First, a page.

meeting with the PM, what do you say to that one? I think the problem

:11:07.:11:11.

with Jacob's proposals is that they affect the activity of business. Of

:11:12.:11:15.

course, business really does need to make sure that labour can move from

:11:16.:11:18.

one place to another. We need expertise. The best way of dealing

:11:19.:11:22.

with that movement is recognising that we ourselves have

:11:23.:11:27.

responsibilities to make sure our skills and education systems provide

:11:28.:11:31.

the labour that we need. That's the remit that I have as chairman of the

:11:32.:11:35.

education Select Committee. It's relevant to this debate because it's

:11:36.:11:38.

critical that we have the kind of labour that we need. I think the

:11:39.:11:43.

other big problem with Jacob's proposal is that it effectively does

:11:44.:11:49.

mean that people who are not here, but who've left Britain and are

:11:50.:11:52.

living in the European Union would actually be badly affected too. Can

:11:53.:11:57.

I not give another problem with the proposal, which is that the

:11:58.:12:00.

Europeans would tell us to get lost. Oh, would they? Would they? The

:12:01.:12:04.

European Union is suffering from a collapse in confidence in the euro

:12:05.:12:08.

and has had to bail out lots of countries. It's suffering from

:12:09.:12:12.

absolute crisis of migration across the European Union and has managed

:12:13.:12:18.

to relocate 184 out of 160,000 people. Then the UK says we're going

:12:19.:12:22.

to leave, we give them ?12 billion a year. We're crucially important to

:12:23.:12:26.

the EU, we just don't want to be signed up to everything. We're not

:12:27.:12:30.

in the euro. We shouldn't be in free movement. We can get labourerers

:12:31.:12:33.

from all over the world. They don't need to be from Europe. Do you think

:12:34.:12:37.

the rest of Europe would go along with that plan if we called their

:12:38.:12:41.

bluff on it? I do think we have to bear in mind there are another 27

:12:42.:12:46.

nation states involved in this. We do have some issues not least, what

:12:47.:12:50.

are we going to do if we left the European Union? And Jacob's looked

:12:51.:12:57.

at the Norwegian solution, almost - I've never looked at the Norwegian

:12:58.:13:01.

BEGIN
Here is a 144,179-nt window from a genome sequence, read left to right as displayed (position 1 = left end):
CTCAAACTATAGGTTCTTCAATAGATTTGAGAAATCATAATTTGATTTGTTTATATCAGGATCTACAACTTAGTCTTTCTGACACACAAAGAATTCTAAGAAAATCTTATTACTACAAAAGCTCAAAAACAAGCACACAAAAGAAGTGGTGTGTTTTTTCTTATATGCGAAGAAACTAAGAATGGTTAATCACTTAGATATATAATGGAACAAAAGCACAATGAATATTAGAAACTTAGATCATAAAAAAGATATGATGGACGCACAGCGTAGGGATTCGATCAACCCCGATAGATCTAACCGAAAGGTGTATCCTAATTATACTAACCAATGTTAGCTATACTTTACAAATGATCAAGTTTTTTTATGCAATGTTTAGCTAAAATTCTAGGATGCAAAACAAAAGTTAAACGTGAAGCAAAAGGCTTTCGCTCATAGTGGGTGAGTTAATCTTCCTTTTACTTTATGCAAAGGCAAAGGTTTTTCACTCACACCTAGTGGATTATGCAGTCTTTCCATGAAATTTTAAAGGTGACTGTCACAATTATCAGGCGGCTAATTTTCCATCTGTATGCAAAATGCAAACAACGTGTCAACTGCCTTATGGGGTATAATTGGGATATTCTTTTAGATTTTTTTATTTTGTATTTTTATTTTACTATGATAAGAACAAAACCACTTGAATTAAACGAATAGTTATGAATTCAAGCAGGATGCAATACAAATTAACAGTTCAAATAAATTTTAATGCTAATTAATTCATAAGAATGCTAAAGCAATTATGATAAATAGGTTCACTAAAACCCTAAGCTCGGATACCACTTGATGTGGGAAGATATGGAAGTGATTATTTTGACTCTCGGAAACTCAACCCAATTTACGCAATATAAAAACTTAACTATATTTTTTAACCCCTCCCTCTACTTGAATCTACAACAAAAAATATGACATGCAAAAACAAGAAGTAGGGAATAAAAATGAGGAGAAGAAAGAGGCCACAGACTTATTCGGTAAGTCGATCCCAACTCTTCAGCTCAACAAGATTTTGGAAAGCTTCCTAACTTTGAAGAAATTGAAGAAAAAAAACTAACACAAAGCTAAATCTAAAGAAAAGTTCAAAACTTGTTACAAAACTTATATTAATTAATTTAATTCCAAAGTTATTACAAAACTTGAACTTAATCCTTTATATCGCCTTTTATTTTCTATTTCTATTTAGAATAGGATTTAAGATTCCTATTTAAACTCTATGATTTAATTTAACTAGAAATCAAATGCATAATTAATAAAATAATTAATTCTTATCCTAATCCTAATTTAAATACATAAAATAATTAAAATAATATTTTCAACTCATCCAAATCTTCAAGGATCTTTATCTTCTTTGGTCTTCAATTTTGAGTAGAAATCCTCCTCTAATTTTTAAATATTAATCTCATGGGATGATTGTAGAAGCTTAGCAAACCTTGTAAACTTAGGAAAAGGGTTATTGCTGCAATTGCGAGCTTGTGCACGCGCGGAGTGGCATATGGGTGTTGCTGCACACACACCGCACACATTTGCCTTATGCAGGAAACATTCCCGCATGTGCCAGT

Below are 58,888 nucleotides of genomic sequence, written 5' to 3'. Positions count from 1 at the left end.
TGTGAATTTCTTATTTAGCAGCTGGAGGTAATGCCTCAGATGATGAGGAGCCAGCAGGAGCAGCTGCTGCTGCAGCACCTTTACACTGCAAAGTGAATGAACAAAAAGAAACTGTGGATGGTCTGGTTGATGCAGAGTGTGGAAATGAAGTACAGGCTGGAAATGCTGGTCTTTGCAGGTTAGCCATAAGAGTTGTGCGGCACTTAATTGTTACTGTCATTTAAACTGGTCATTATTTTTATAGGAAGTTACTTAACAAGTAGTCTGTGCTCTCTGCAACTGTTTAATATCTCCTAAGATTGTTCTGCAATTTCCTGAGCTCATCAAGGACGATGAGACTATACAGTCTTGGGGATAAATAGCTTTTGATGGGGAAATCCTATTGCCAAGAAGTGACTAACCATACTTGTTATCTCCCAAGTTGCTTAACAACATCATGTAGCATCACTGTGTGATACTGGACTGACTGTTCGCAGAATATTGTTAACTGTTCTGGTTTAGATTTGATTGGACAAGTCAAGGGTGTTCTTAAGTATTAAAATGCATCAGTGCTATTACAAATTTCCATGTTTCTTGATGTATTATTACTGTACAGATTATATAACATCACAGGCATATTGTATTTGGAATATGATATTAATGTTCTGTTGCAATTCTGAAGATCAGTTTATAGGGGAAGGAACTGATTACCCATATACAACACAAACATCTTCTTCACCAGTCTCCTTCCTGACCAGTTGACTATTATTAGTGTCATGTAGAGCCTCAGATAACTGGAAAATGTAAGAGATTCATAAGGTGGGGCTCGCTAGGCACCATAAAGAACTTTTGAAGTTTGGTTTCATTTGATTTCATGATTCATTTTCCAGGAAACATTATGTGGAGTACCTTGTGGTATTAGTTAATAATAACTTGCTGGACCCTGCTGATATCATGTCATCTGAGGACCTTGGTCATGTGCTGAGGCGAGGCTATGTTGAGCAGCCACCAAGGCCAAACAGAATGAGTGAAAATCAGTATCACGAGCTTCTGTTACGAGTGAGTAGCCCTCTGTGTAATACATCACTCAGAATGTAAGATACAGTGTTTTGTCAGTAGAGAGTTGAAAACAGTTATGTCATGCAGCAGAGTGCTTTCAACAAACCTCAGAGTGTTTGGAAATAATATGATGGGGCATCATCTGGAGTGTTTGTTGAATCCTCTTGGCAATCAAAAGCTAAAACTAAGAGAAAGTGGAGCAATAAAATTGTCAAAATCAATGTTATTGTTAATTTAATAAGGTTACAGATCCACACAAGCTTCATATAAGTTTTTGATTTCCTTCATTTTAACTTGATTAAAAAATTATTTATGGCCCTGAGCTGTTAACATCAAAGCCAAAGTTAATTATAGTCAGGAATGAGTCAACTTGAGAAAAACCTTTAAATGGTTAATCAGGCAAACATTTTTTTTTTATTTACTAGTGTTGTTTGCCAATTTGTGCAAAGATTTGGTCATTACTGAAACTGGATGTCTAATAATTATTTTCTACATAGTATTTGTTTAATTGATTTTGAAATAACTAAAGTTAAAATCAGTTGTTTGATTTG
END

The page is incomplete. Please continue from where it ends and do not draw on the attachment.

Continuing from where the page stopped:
solution. He's talking about the 10 billion or so that we pay. The

:13:02.:13:06.

Norwegians pay the equivalent for not being in the European Union at

:13:07.:13:09.

all. That's something we have got to think about. If we wanted to trade

:13:10.:13:13.

with the European Union we would effectively have to pay but have

:13:14.:13:17.

little or no influence of the way the European Union worked. 20

:13:18.:13:20.

seconds each on a third idea, which is David Cameron says OK, I can't

:13:21.:13:25.

get the agreement with the Europeans on the migration issue, I'll give in

:13:26.:13:30.

on that one. How bad would that be? He went into the negotiation asking

:13:31.:13:34.

for nothing, if he got less than nothing, the negotiation will be a

:13:35.:13:37.

complete waste of time. Do you think he can come back and say I'm getting

:13:38.:13:41.

three out of four, my other things will probably be given, I can't get

:13:42.:13:45.

this one, but it's enough. He has got three out of four and that's

:13:46.:13:48.

very secure. He needs to make sure that we do actually get some sort of

:13:49.:13:52.

arrangement about immigration and that is about making changes

:13:53.:13:57.

domestically and encouraging European partners to accept that we

:13:58.:14:00.

need to change. Thank you both very much.

:14:01.:14:03.

Aside from featuring in the UK's EU renegotiation,

:14:04.:14:05.

migration has been THE issue of 2015.

:14:06.:14:08.

Every country in Europe has been affected by it.

:14:09.:14:11.

Whatever opinion we might have of the appropriate response,

:14:12.:14:14.

we have all undoubtedly been affected by some of the pictures

:14:15.:14:17.

of migrants making their hazardous journeys to this continent,

:14:18.:14:20.

Well, this week, as we head to Christmas, we are going to visit